If you are a startup company in need of an innovative workspace and fast, then design studio A+I most likely has been your architect of choice. Almost since the moment that Brad Zizmor and Dag Folger founded their New York-based venture in 1996, the former Columbia classmates have helped digital pioneers turn intangible ideas—such as the precursor to Facebook, “Six Degrees”—into physical places and relatable websites. (The A and the I stand for “architecture” and “information.”)
“There was really no one under the age of forty doing work in that arena, so we could establish a connection with these clients that architects resembling their fathers could not,” Folger says of hanging a shingle at the same time as the first dot-commers. Yet even as he and Zizmor became less young, digital-economy disrupters continued flocking to A+I. Take Purpose. com, which cultivates social movements on the web: a little less than a decade ago, A+I ringed its 15,000-square-foot historic loft in conference areas and ramps so that windows six feet above the floor would meet staffers at eye level. Or consider the data-obsessed media company Canvas, for whom A+I reconciled vernacular construction, seismic engineering and colorful dichroic glass over 36,000 square feet in Los Angeles in 2016. Zizmor and Folger and their inner circle of loyal studio directors have a knack for giving physical expression to byte-size industries and venture capital– speed productivity.
Brands of a more concrete bent have hopped on the bandwagon, too. In 2013, Celestial Seasonings parent Hain Celestial moved its Long Island headquarters into an 87,000-square-foot A+I-designed interior that translated the company’s healthy-living ethos into a daylit, visually connected environment. The studio has also updated institutions such as the New York headquarters of an iconic fashion brand and the Chicago Merchandise Mart.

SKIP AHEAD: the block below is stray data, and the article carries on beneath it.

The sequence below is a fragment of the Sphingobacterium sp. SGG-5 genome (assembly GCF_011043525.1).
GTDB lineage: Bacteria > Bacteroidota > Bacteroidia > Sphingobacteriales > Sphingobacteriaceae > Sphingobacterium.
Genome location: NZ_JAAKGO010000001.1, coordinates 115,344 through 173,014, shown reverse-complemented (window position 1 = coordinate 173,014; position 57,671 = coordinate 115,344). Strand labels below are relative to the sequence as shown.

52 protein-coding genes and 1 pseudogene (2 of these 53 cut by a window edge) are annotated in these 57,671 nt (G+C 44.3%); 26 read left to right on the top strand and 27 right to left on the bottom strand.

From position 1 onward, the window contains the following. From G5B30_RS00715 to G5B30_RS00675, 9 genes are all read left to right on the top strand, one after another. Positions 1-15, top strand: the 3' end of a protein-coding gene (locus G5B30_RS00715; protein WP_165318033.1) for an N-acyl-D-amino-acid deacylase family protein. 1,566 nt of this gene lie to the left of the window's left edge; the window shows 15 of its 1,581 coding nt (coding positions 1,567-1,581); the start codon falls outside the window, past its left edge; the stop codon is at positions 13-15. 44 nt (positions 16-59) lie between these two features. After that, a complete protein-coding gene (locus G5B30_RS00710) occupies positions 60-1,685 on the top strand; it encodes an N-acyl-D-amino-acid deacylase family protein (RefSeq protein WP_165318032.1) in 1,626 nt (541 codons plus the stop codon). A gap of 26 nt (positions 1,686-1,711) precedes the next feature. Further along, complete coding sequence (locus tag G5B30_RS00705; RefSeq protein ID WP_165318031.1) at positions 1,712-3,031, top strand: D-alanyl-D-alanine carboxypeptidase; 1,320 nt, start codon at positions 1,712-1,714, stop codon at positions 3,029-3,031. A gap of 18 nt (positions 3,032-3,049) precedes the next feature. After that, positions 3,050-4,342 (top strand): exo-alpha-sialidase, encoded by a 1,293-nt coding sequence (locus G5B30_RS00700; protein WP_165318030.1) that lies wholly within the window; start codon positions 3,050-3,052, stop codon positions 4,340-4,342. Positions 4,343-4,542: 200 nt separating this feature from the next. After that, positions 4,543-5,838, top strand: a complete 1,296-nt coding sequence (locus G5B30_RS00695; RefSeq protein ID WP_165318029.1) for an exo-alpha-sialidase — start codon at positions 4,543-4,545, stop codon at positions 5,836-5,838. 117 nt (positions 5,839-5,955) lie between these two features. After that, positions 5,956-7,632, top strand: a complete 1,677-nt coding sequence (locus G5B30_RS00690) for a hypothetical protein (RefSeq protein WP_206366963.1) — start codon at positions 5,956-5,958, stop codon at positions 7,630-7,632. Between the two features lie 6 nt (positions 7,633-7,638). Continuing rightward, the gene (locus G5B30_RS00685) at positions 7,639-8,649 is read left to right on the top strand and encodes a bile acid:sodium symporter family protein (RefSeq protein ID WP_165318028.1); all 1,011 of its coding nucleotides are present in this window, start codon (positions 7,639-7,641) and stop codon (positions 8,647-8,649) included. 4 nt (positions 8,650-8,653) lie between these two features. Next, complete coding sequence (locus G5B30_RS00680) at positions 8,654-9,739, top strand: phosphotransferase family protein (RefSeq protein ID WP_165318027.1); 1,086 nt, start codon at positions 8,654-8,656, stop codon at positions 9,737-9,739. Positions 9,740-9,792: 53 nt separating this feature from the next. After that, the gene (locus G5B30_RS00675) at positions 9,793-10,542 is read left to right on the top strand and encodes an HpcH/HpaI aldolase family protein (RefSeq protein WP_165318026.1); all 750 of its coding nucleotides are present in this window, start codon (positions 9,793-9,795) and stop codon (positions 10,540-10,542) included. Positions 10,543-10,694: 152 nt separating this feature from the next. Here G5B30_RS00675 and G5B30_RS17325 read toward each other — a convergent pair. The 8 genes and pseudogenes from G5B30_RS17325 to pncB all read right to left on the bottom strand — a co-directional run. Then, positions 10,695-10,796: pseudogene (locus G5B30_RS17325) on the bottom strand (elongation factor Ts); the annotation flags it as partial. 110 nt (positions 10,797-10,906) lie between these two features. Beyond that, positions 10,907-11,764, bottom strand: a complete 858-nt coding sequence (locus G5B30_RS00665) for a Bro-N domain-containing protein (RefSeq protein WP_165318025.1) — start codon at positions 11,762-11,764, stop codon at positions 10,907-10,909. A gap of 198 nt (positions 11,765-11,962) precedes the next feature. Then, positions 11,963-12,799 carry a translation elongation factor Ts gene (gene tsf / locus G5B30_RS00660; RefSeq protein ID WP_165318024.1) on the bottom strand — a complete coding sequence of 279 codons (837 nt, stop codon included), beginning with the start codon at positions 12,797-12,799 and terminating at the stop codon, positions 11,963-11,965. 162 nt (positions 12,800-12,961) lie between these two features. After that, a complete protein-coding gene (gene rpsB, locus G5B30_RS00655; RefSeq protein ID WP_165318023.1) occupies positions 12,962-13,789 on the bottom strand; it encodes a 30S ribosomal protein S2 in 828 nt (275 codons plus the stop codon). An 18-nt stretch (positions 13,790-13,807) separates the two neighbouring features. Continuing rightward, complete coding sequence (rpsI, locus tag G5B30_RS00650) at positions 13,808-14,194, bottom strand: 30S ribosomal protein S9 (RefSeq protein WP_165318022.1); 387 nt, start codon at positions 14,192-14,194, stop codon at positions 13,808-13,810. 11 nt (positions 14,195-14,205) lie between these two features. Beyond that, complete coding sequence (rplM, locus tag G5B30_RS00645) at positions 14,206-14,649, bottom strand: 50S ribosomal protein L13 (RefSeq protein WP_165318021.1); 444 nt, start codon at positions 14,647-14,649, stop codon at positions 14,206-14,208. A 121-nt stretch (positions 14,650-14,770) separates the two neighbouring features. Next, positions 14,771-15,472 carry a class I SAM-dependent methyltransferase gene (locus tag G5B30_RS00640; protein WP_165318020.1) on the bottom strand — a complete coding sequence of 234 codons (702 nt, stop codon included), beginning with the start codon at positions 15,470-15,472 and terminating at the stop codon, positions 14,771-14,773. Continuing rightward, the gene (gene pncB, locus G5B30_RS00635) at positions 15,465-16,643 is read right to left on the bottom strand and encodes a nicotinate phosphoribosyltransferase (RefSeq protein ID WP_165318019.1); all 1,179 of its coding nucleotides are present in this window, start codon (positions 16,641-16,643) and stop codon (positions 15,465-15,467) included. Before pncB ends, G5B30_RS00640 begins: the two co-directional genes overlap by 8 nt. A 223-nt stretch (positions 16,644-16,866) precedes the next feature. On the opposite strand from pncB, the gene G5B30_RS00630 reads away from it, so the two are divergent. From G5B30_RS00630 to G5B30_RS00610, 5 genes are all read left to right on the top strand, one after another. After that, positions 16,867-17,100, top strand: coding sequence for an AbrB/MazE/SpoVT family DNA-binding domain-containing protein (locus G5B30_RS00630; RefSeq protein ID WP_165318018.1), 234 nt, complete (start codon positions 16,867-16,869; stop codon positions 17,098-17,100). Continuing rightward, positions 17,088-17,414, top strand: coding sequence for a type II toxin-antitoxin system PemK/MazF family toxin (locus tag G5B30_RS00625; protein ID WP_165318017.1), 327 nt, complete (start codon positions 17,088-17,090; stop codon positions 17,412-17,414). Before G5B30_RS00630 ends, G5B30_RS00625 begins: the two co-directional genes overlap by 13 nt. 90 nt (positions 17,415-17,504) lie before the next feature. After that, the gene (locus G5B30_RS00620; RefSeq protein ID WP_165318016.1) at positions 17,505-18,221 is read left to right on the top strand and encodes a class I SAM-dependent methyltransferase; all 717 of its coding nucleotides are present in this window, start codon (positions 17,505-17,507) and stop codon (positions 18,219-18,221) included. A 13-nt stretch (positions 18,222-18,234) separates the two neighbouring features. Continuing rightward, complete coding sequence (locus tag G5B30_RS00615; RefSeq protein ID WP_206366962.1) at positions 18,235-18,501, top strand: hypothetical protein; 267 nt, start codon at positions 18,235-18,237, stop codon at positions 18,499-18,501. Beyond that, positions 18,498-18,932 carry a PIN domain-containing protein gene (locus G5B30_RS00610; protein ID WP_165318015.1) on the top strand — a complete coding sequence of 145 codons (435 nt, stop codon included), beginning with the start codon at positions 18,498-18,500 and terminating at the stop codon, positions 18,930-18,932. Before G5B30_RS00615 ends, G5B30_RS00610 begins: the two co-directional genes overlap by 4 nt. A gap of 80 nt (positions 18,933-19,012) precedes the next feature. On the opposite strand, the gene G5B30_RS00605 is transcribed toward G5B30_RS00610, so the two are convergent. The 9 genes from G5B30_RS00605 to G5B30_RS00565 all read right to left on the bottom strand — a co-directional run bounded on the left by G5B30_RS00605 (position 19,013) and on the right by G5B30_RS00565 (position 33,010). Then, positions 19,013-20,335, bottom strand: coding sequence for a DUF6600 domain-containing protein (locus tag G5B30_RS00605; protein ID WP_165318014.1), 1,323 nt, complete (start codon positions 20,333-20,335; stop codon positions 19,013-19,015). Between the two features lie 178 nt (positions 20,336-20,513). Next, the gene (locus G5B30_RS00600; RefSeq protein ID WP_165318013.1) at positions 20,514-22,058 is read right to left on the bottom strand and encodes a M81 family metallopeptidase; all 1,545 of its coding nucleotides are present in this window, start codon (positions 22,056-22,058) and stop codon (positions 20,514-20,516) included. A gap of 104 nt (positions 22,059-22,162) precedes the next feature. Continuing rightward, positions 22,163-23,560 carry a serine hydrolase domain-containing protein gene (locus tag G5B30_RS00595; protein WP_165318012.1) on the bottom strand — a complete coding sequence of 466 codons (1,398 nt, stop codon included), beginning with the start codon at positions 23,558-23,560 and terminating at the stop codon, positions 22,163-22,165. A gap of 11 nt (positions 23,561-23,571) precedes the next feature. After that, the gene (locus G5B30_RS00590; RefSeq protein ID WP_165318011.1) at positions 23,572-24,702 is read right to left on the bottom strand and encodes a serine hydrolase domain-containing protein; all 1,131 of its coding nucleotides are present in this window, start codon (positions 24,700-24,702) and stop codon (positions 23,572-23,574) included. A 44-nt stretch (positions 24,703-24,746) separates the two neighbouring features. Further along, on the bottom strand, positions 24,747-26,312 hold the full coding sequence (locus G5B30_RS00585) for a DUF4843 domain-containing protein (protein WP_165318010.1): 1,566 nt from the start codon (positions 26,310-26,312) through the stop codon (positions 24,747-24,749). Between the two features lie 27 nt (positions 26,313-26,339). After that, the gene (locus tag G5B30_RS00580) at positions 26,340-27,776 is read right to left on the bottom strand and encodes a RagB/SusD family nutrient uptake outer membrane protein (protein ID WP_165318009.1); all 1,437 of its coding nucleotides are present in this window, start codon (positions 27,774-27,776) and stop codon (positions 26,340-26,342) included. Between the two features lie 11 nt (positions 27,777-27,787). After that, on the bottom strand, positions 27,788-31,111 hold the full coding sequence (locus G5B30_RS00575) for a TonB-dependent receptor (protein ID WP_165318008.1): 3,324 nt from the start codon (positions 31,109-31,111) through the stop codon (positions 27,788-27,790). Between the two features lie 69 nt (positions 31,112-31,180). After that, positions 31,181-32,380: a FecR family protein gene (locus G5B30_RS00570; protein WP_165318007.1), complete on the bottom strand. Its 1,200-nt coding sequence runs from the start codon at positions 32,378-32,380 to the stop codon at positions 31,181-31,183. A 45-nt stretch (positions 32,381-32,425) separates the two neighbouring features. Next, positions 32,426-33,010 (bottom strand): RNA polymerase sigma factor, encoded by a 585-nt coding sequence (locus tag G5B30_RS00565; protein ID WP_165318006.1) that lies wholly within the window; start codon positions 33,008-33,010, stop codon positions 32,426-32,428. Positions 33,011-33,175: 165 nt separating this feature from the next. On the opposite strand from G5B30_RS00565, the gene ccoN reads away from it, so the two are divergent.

It would be convenient to attribute A+I’s hockey-stick growth to the photogenic quality of these workplaces—their consistent sectional complexity and material excellence are self-evident—or to the projects’ ahead-of-the-curve incorporation of hospitality elements. Indeed, during the several interviews conducted for this story, Zizmor and Folger reflected on how American workaholism obliges them to integrate wellness and community into workplaces. Less apparent yet equally valid is A+I’s willingness to tackle all the creative disciplines that intersect in one design commission. For the Merchandise Mart project in 2016, the studio masterminded the Chicago landmark’s reinvention as theMART and threaded the new point of view across architectural and experience design.
The deepest root of A+I’s accomplishments is also its least perceptible. As Zizmor puts it, “We’ve always been more interested in people and in larger stories than in architecture alone. What’s at stake is not one hundred seats for employees, but rather the next ten years of a life, how to treat people, how to spend the future. Some clients are uncomfortable with those terms, but people ultimately want to be heard. We see this interaction as an honor and a privilege.”